Financial Management Systems:
DHS Faces Challenges to Successfully Consolidate Its Existing Disparate Systems
GAO-10-210T, Oct 29, 2009
In June 2007, GAO reported that the Department of Homeland Security (DHS) had made little progress in integrating its existing financial management systems and made six recommendations focused on the need for DHS to define a departmentwide strategy and embrace disciplined processes. In June 2007, DHS announced its new financial management systems strategy, called the Transformation and Systems Consolidation (TASC) program. GAO's testimony provides preliminary analysis of the status of its prior recommendations and whether there were additional issues identified that pose challenges to the successful implementation of the TASC program. GAO reviewed relevant documentation, such as the January 2009 Request for Proposal and its attachments, and interviewed key officials to obtain additional information. GAO provided a draft report that this testimony is based on to DHS on September 29, 2009, for review and comment. After reviewing and considering DHS' comments, GAO plans to finalize and issue the report including providing appropriate recommendations aimed at improving the department's implementation of the TASC program.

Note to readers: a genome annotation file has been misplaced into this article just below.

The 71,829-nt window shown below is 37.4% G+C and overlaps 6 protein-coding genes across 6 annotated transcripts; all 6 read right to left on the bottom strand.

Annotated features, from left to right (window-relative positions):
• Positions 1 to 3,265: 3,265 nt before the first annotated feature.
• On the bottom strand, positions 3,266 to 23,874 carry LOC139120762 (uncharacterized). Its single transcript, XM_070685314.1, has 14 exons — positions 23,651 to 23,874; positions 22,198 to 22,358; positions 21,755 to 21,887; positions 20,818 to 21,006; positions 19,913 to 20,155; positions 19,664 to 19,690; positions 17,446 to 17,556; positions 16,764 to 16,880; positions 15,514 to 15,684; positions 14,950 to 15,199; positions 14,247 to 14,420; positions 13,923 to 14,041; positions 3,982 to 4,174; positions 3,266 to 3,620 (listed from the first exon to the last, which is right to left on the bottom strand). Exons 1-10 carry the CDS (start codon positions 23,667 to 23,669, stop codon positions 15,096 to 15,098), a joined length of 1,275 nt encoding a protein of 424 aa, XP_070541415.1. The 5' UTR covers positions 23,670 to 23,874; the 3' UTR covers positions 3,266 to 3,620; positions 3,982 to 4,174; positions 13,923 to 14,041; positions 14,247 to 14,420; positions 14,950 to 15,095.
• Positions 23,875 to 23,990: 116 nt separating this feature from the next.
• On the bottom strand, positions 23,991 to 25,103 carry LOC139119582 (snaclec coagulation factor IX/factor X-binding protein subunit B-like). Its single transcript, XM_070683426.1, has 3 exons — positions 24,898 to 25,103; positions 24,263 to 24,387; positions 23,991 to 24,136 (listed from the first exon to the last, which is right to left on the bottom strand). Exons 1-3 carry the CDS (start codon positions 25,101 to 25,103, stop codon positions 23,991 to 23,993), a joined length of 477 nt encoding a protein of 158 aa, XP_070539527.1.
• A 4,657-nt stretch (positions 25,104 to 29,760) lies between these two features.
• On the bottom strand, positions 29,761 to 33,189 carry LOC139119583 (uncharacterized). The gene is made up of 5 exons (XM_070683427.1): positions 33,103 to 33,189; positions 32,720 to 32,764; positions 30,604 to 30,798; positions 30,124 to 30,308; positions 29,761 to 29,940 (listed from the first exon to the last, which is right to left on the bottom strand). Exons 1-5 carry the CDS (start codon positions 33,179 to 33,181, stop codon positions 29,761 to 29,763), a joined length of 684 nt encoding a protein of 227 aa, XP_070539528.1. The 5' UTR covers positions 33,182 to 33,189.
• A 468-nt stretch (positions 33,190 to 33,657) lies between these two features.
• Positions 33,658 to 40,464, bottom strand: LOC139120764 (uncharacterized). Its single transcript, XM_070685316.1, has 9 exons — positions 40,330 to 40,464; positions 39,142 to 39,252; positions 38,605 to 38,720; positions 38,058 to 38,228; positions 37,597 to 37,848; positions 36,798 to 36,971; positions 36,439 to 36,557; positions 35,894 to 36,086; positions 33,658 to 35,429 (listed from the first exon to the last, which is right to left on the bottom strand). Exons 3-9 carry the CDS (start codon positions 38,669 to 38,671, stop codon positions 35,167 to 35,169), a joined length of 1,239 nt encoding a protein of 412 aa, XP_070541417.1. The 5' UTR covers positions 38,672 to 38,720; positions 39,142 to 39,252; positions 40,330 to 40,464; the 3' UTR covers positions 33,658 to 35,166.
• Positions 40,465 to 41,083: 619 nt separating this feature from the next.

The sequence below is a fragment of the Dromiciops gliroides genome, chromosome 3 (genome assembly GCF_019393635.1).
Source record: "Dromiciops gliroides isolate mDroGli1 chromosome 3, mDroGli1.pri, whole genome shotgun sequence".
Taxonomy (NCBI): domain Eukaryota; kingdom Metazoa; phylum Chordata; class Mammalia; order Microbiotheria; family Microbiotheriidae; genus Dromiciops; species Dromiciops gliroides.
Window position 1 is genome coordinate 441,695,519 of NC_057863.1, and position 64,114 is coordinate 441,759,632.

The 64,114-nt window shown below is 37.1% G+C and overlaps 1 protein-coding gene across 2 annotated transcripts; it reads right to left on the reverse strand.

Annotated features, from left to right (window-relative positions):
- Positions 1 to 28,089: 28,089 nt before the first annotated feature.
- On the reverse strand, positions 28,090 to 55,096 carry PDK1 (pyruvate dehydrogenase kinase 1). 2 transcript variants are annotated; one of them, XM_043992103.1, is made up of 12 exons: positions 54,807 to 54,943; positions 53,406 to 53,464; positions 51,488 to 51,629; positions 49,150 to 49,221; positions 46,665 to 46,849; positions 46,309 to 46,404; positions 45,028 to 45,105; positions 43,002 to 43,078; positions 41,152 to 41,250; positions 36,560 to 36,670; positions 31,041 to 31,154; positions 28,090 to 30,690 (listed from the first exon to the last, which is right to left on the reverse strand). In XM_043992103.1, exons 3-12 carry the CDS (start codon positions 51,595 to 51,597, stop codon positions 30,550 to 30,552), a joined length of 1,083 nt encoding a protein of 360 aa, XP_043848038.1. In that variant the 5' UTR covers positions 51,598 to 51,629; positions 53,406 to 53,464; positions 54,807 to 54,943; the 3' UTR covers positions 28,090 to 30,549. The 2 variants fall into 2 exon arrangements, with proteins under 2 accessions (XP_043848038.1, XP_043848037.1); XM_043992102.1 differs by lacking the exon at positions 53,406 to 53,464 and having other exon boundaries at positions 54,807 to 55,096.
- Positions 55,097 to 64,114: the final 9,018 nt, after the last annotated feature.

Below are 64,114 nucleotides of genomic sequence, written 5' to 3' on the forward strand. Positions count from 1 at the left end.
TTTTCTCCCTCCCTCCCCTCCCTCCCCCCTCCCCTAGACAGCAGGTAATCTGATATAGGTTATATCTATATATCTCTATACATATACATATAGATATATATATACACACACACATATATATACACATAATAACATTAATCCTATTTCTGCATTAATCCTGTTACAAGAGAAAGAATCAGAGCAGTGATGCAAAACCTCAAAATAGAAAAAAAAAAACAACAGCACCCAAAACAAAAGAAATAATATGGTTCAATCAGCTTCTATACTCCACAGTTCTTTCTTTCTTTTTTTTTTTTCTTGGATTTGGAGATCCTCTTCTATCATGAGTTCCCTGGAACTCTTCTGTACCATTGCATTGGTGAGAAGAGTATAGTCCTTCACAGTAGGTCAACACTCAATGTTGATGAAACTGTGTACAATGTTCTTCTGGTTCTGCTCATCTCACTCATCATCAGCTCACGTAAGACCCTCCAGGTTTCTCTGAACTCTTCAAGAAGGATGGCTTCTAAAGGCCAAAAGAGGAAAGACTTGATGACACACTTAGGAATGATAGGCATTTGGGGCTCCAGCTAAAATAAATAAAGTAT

GAO's preliminary analysis shows that DHS has begun to take actions to implement four of the six recommendations made in the 2007 report; however, none of these recommendations have been fully implemented. GAO recognizes that DHS cannot fully implement some of the recommendations aimed at reducing the risk in accordance with best practices until the contract for TASC is awarded. DHS has taken, but not completed, actions to (1) define its financial management strategy and plan, (2) develop a comprehensive concept of operations, (3) incorporate disciplined processes, and (4) implement key human capital practices and plans for such a systems implementation effort. DHS has not taken the necessary actions on the remaining two recommendations, to standardize business processes across the department, including applicable internal control, and to develop detailed consolidation and migration plans since DHS will not know the information necessary to develop these items until a contractor is selected. While some of the details of the department's standardization of business processes and migration plans depend on the selected new system, DHS would benefit from performing critical activities, such as identifying all of its affected current business processes so that DHS can analyze how closely the proposed system will meet the department's needs. GAO's preliminary analysis during this review also identified two issues that pose challenges to the TASC program--DHS' significant risks related to the reliance on contractors to define and implement the new system and the lack of independence of the contractor hired to perform the verification and validation (V&V) function for TASC. DHS plans to rely on the selected contractor to complete key process documents for TASC such as detailed documentation that governs activities such as requirements management, testing, data conversion, and quality assurance. The extent of DHS' reliance on contractors to define and implement key processes needed by the TASC program, without the necessary oversight mechanisms to ensure that (1) the processes are properly defined and (2) effectively implemented, could result in system efforts plagued with serious performance and management problems. Further, GAO identified that DHS' V&V contractor was not independent with regard to the TASC program. DHS management agreed that the V&V function should be performed by an entity that is technically, managerially, and financially independent of the organization in charge of the system development and/or acquisition it is assessing. Accordingly, DHS officials indicated that they have restructured the contract to address our concerns by changing the organization that is responsible for managing the V&V function.